History of Present Illness: A 36-year-old male with a history of alcohol abuse, hypertension, hyperlipidemia, and myocardial infarction with a subsequent stent on ticagrelor and aspirin presents with abdominal pain.
He reports 3 days of epigastric and periumbilical pain and multiple episodes of non-bloody, non-bilious emesis. He denies fever, diarrhea, blood in his stool, and urinary symptoms. He endorses bruising to his bilateral flanks and multiple falls recently while drinking.
Vitals: Temp 36.5 °C, HR 142, Resp 22, SpO2 97% , BP 103/65
General: Alert and oriented. Uncomfortable.
Cardiac: Tachycardic, regular rhythm. Tachypneic.
Pulmonary: Normal breath sounds.
Abdominal: Soft abdomen. Epigastric and umbilical abdominal tenderness. No rebound or guarding. Bilateral flank and forearm ecchymoses.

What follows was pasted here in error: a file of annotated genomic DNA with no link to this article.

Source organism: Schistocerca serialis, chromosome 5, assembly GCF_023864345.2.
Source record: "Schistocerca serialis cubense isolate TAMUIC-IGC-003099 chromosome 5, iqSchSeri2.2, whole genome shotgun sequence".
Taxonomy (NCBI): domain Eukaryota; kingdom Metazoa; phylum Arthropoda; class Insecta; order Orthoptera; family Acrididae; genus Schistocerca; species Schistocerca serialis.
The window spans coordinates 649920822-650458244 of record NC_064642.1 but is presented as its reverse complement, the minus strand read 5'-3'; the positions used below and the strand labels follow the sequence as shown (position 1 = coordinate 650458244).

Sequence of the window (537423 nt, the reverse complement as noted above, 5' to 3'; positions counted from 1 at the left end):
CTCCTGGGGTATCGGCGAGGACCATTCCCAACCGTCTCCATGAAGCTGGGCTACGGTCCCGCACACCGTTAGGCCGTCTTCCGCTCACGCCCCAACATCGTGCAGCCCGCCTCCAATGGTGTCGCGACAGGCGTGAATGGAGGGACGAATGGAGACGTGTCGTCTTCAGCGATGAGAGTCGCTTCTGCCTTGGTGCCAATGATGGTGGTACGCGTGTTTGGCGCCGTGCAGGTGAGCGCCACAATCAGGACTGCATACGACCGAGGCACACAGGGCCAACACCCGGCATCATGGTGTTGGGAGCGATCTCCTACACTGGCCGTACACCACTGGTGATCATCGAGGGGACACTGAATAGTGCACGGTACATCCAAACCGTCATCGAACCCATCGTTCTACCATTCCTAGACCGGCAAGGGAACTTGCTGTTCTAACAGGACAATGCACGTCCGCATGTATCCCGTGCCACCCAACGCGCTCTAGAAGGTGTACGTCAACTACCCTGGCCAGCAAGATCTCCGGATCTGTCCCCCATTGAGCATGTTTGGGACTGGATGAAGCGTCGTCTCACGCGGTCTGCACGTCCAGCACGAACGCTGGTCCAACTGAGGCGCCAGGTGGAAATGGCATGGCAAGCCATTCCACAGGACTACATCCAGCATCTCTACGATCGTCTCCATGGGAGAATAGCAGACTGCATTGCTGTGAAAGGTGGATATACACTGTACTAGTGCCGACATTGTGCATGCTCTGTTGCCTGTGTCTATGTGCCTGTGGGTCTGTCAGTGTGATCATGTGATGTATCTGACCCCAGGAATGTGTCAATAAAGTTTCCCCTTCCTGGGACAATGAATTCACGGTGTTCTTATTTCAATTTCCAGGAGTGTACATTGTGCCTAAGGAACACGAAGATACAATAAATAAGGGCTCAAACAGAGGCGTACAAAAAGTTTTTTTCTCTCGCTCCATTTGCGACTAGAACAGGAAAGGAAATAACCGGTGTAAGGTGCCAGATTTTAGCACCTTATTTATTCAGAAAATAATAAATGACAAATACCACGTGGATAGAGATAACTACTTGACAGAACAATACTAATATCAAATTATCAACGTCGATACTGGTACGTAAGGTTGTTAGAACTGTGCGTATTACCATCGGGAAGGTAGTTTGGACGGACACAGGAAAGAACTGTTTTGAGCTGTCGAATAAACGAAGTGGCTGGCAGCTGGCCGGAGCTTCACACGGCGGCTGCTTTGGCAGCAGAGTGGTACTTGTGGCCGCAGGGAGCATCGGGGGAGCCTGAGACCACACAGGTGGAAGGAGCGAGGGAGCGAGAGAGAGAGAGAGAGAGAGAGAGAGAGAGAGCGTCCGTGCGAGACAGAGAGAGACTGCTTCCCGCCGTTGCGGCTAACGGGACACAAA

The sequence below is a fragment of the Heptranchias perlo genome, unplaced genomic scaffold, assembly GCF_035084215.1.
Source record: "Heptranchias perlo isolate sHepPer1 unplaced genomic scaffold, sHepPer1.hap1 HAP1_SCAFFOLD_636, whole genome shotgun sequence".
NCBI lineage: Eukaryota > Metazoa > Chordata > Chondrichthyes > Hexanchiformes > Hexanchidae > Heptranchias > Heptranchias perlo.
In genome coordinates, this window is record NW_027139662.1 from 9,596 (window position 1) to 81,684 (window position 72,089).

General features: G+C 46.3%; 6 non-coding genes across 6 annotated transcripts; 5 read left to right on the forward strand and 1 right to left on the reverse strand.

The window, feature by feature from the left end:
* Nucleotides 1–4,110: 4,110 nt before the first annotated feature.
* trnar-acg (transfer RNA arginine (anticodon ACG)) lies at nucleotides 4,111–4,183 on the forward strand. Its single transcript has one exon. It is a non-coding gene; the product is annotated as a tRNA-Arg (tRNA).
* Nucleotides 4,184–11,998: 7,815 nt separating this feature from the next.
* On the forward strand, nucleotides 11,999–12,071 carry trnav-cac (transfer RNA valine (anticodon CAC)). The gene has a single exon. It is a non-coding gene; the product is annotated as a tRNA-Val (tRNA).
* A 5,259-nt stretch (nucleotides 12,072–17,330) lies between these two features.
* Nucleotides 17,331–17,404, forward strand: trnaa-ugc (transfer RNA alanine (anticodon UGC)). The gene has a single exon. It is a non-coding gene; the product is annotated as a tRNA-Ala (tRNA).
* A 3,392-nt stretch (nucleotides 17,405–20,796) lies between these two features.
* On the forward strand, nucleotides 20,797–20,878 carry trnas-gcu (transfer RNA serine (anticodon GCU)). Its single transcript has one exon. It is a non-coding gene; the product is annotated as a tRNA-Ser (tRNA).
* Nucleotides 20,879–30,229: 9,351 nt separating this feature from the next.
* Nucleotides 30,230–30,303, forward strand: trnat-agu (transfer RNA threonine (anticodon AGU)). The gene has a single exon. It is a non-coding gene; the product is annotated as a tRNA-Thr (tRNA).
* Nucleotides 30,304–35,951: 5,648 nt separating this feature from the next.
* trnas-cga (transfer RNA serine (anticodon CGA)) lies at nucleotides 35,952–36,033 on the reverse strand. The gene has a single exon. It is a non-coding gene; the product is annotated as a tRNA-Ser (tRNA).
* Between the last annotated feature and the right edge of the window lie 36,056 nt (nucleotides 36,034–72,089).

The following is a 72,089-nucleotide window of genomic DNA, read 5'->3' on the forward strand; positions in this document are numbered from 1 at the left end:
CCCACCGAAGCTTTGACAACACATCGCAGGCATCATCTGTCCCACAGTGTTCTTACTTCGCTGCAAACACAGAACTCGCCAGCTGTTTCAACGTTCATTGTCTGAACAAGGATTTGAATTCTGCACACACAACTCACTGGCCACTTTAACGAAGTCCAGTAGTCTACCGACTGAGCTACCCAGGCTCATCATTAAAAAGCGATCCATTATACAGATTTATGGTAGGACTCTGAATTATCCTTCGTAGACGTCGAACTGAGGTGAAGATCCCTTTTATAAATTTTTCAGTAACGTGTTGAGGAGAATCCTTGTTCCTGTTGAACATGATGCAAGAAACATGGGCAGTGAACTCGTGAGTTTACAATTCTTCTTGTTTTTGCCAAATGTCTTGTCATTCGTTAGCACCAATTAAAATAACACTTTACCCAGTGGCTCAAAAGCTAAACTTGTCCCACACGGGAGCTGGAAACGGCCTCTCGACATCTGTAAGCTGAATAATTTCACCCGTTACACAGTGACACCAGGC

CBC: WBC 12.3, Hgb 15, Hct 43.9, Plt 239
CHEM: Na 136, K 3.4, Cl 101, CO2 26, BUN 9, Cr 0.62, glucose 128, albumin 3.7, total bilirubin 1.9, AST 49, ALT 29, alkaline phosphatase 71, lipase 588
Coags: INR 1.08, PT 12.3, PTT 31.4
Lactic acid: 1.5
Grey Turner’s sign
Described as flank ecchymosis or discoloration classically associated with hemorrhagic pancreatitis
It is nonspecific and may be present in different diseases resulting in retroperitoneal or intra-abdominal hemorrhage.
Peri-pancreatic bleeding results from fat necrosis and inflammation induced by pancreatitis. Blood enters a defect in the transversalis fascia eventually reaching the subcutaneous tissue of the flanks.
In acute pancreatitis, a Grey Turner’s sign suggests high mortality and may be seen with Cullen’s sign (periumbilical bruising).